Clark County Press, Neillsville, WI
May 27, 1993, Page 32
Transcribed by Dolores (Mohr) Kenyon.
Index of "Good Old Days" Articles
Good Old Days
Memorial Day… A Time to Remember
By Dee Zimmerman
In reviewing the Clark County Press issues of 1945, news items can be found, relating to the surrender of Germany during World War II, then V-E Day.
The first flash of the surrender came May 7th, but was met with some skepticism until President Truman made the official announcement to the people. Then realization that it was true that the European conflict was over, the people’s reaction was that of a calm thankfulness. Extra editions of newspapers were published immediately relaying the good news to all communities. It carried news of the momentous events between the surrender and the signing of the surrender pact. In addition, there was a complete review of the war against Germany.
The first flash of the news to reach Neillsville came from an agent of the Omaha Road and Telegraph at the local station, E. G. Grotenhaus. That first flash was soon confirmed by details arriving by radio.
On the following Tuesday, V-E Day was officially observed in Neillsville. All business places and offices were closed. The statement was made “The town was quieter than an average Sunday.” The Neillsville public schools observed the day with short programs. The school superintendent, D. E. Peters, spoke to the high school student body. He gave an informal talk on the meaning of the day, explaining the San Francisco Conference and significance of its proceedings. All classes were dismissed at noon, that Tuesday, in observance of the day.
All area churches held worship services in observance of V-E Day. St. John’s Congregation included it at the following Sunday 10:30 service with Pastor Wm. A. Baumann sending pamphlets to each home reminding all parishioners to hold private family services in their homes.
Zion Reformed Church’s Rev. N. J. Deckant conducted a Thanksgiving service. Congressional (Congregational) and Methodist Churches had a union service with the address given by Rev. Floyd A Fahlgren. The Christian Science held a special prayer service.
As President Truman began broadcasting the news of V-E Day, St. Mary’s Catholic Church bells rang in observance. Parishioners gathered for a special service that evening, Fr. J. A. Biegler conducted the service.
Servicemen were discharged on a point system. The points were determined by length of time, such as one point was credited for each month of service overseas after September, 1940, etc. A total of 85 points or more earned an honorable discharge.
“Bud” Bremer was the first local soldier discharged under the point system of the Army. “Bud” was a member of the Original Service Company, leaving here with that organization in October 1940.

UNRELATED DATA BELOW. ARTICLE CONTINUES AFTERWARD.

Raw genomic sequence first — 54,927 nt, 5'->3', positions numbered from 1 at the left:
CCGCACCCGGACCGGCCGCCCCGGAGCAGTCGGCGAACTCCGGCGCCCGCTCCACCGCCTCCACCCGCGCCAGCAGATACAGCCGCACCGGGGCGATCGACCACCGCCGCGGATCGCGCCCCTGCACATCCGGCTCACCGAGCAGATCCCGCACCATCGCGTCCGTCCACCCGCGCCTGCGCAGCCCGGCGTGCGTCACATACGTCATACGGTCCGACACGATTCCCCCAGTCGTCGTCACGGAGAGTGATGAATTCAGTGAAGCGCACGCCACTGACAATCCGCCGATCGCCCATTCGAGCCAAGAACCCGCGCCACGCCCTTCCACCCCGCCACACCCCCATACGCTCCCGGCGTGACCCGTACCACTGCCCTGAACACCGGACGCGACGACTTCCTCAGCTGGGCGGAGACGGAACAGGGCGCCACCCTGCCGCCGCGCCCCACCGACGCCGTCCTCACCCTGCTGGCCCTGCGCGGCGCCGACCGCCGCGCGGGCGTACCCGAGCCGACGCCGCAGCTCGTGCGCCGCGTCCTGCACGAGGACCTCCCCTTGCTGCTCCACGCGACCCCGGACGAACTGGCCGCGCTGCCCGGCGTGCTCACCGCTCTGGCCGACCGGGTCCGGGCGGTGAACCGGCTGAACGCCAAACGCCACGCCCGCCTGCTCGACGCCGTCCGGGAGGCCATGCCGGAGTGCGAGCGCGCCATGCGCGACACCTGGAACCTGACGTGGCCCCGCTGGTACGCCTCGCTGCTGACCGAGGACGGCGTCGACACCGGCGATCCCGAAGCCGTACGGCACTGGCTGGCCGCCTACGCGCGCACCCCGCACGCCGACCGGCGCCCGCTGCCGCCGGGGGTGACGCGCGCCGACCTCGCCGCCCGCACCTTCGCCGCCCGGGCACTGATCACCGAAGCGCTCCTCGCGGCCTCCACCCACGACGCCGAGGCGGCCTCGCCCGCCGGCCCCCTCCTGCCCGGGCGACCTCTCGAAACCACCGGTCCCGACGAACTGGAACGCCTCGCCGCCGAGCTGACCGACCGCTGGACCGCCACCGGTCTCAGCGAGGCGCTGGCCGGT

Louis Zschernitz, also, was one of the first Neillsville soldiers to return under the point system. Louis served 7 ˝ years, having also been one of the Original Service Company members. During that time, he was overseas for 34 months, serving in the Pacific area and was discharged at Ft. Sheridan, Illinois.
Three months later, World War II ended when Japan surrendered. Once again, organized groups gave thanks for the final victory and end to some trying years. The Clark County Fair was held shortly after that news broke and celebration events were included in its program.
This Monday, May 31st, is the day Memorial Services will be held in communities in our country. A time to remember all those who didn’t return from past wars. A day to hope and pray for peace and an end to war throughout the world.
The following poem, written by an area resident seems appropriate:
Have you ever heard a story
A veteran will tell
If not, come listen and sit a spell
Listen carefully as what they have to say
Of a distant land, oh so far away
Their face filled with sadness
As tears bedew their eyes
As the story they tell
With a pause and a sigh
Yes, listen to our veterans
And the stories untold
Of the war’s and the heartache,
Of the brave and the bold.
By June Whitfield
With so many men and women in the armed services during World War II, there were possibly two, three, four or more from one family serving all at the same time. The late Ben Langreck had three sons, who were in the Army service. The older, Lawrence, entered the service in June, 1941; Edmund joined in February, 1942, and Bernard entered the Army Air Forces on April, 1943. (Photo courtesy of Larry (Lawrence) Langreck, Neillsville)
A view of Neillsville in 1874, approaching from the west: The dirt road, which now is the route of Highway 10 and 5th Street, center of the photograph. The camera had to have been set up near what is now the site of St. John’s Lutheran Church. All buildings were of wooden frame structure except the Hewett-Woods brick building on corner of 5th and Hewett, at the time.
For many years an old landmark, within Neillsville, was the Foster hotel built about 1870 to accommodate loggers, lumberjacks and transients. It was one of a half dozen hotels erected in the city during the pioneer era and was classed among the top three in size. This photo was taken shortly before it was razed in the early 1960’s.
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